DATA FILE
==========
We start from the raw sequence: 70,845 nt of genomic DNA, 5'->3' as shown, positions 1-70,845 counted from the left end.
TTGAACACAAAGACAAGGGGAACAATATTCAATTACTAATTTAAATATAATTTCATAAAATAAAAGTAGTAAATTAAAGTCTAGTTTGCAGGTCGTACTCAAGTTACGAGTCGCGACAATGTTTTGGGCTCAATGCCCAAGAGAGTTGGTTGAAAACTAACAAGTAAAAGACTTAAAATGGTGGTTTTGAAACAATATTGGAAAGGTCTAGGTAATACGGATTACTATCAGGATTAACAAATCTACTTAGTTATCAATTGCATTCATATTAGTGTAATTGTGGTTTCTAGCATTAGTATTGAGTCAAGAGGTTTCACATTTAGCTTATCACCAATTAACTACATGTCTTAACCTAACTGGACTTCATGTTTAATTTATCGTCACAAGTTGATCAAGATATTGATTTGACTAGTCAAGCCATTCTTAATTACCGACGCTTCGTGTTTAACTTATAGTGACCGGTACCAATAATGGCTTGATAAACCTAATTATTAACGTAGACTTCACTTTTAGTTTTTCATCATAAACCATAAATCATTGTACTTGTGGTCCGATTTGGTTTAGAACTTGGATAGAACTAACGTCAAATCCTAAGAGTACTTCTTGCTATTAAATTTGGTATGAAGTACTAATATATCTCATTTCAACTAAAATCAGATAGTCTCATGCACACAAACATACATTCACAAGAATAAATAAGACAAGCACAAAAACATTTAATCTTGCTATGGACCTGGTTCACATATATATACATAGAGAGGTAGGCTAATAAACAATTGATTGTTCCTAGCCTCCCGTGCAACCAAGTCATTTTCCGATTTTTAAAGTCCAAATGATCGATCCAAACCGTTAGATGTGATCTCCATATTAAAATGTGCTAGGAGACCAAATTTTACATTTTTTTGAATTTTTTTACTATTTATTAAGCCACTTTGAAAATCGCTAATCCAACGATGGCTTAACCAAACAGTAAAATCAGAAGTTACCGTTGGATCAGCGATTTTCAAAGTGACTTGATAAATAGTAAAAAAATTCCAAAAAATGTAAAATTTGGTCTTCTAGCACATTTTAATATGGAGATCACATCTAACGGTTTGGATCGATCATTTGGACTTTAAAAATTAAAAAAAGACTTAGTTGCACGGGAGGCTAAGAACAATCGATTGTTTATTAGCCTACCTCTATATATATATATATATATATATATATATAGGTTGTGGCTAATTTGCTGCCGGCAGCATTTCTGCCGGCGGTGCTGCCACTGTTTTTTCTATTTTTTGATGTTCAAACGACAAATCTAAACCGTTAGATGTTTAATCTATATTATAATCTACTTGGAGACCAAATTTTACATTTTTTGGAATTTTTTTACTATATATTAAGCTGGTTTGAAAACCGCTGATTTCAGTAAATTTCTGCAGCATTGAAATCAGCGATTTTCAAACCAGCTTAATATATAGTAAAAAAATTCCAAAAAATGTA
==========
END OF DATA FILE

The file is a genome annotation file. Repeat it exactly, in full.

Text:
We start from the raw sequence: 70,845 nt of genomic DNA, 5'->3' as shown, positions 1-70,845 counted from the left end.
TTGAACACAAAGACAAGGGGAACAATATTCAATTACTAATTTAAATATAATTTCATAAAATAAAAGTAGTAAATTAAAGTCTAGTTTGCAGGTCGTACTCAAGTTACGAGTCGCGACAATGTTTTGGGCTCAATGCCCAAGAGAGTTGGTTGAAAACTAACAAGTAAAAGACTTAAAATGGTGGTTTTGAAACAATATTGGAAAGGTCTAGGTAATACGGATTACTATCAGGATTAACAAATCTACTTAGTTATCAATTGCATTCATATTAGTGTAATTGTGGTTTCTAGCATTAGTATTGAGTCAAGAGGTTTCACATTTAGCTTATCACCAATTAACTACATGTCTTAACCTAACTGGACTTCATGTTTAATTTATCGTCACAAGTTGATCAAGATATTGATTTGACTAGTCAAGCCATTCTTAATTACCGACGCTTCGTGTTTAACTTATAGTGACCGGTACCAATAATGGCTTGATAAACCTAATTATTAACGTAGACTTCACTTTTAGTTTTTCATCATAAACCATAAATCATTGTACTTGTGGTCCGATTTGGTTTAGAACTTGGATAGAACTAACGTCAAATCCTAAGAGTACTTCTTGCTATTAAATTTGGTATGAAGTACTAATATATCTCATTTCAACTAAAATCAGATAGTCTCATGCACACAAACATACATTCACAAGAATAAATAAGACAAGCACAAAAACATTTAATCTTGCTATGGACCTGGTTCACATATATATACATAGAGAGGTAGGCTAATAAACAATTGATTGTTCCTAGCCTCCCGTGCAACCAAGTCATTTTCCGATTTTTAAAGTCCAAATGATCGATCCAAACCGTTAGATGTGATCTCCATATTAAAATGTGCTAGGAGACCAAATTTTACATTTTTTTGAATTTTTTTACTATTTATTAAGCCACTTTGAAAATCGCTAATCCAACGATGGCTTAACCAAACAGTAAAATCAGAAGTTACCGTTGGATCAGCGATTTTCAAAGTGACTTGATAAATAGTAAAAAAATTCCAAAAAATGTAAAATTTGGTCTTCTAGCACATTTTAATATGGAGATCACATCTAACGGTTTGGATCGATCATTTGGACTTTAAAAATTAAAAAAAGACTTAGTTGCACGGGAGGCTAAGAACAATCGATTGTTTATTAGCCTACCTCTATATATATATATATATATATATATATATAGGTTGTGGCTAATTTGCTGCCGGCAGCATTTCTGCCGGCGGTGCTGCCACTGTTTTTTCTATTTTTTGATGTTCAAACGACAAATCTAAACCGTTAGATGTTTAATCTATATTATAATCTACTTGGAGACCAAATTTTACATTTTTTGGAATTTTTTTACTATATATTAAGCTGGTTTGAAAACCGCTGATTTCAGTAAATTTCTGCAGCATTGAAATCAGCGATTTTCAAACCAGCTTAATATATAGTAAAAAAATTCCAAAAAATGTA